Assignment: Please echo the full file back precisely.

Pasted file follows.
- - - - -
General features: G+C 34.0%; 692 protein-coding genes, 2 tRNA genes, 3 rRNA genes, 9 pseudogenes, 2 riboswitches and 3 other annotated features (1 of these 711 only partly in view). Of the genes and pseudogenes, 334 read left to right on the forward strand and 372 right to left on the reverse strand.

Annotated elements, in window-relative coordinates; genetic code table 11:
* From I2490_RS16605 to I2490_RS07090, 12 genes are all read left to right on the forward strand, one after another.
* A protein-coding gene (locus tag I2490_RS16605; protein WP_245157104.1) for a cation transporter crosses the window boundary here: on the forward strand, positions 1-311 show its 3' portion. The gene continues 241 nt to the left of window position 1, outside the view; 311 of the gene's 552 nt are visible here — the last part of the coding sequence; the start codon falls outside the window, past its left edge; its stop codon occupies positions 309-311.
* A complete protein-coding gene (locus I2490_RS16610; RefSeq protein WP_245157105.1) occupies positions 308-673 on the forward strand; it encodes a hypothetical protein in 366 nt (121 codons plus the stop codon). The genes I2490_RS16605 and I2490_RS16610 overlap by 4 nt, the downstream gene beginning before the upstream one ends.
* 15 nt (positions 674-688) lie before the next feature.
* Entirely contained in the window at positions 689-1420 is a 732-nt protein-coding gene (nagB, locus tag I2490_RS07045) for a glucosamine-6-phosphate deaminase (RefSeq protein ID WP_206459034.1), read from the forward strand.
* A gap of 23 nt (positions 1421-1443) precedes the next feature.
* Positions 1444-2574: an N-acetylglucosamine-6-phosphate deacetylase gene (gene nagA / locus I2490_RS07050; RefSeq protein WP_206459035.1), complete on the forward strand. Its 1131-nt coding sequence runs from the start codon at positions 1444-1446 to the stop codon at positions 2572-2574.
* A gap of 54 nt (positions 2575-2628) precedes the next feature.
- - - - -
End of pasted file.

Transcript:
General features: G+C 34.0%; 692 protein-coding genes, 2 tRNA genes, 3 rRNA genes, 9 pseudogenes, 2 riboswitches and 3 other annotated features (1 of these 711 only partly in view). Of the genes and pseudogenes, 334 read left to right on the forward strand and 372 right to left on the reverse strand.

Annotated elements, in window-relative coordinates; genetic code table 11:
* From I2490_RS16605 to I2490_RS07090, 12 genes are all read left to right on the forward strand, one after another.
* A protein-coding gene (locus tag I2490_RS16605; protein WP_245157104.1) for a cation transporter crosses the window boundary here: on the forward strand, positions 1-311 show its 3' portion. The gene continues 241 nt to the left of window position 1, outside the view; 311 of the gene's 552 nt are visible here — the last part of the coding sequence; the start codon falls outside the window, past its left edge; its stop codon occupies positions 309-311.
* A complete protein-coding gene (locus I2490_RS16610; RefSeq protein WP_245157105.1) occupies positions 308-673 on the forward strand; it encodes a hypothetical protein in 366 nt (121 codons plus the stop codon). The genes I2490_RS16605 and I2490_RS16610 overlap by 4 nt, the downstream gene beginning before the upstream one ends.
* 15 nt (positions 674-688) lie before the next feature.
* Entirely contained in the window at positions 689-1420 is a 732-nt protein-coding gene (nagB, locus tag I2490_RS07045) for a glucosamine-6-phosphate deaminase (RefSeq protein ID WP_206459034.1), read from the forward strand.
* A gap of 23 nt (positions 1421-1443) precedes the next feature.
* Positions 1444-2574: an N-acetylglucosamine-6-phosphate deacetylase gene (gene nagA / locus I2490_RS07050; RefSeq protein WP_206459035.1), complete on the forward strand. Its 1131-nt coding sequence runs from the start codon at positions 1444-1446 to the stop codon at positions 2572-2574.
* A gap of 54 nt (positions 2575-2628) precedes the next feature.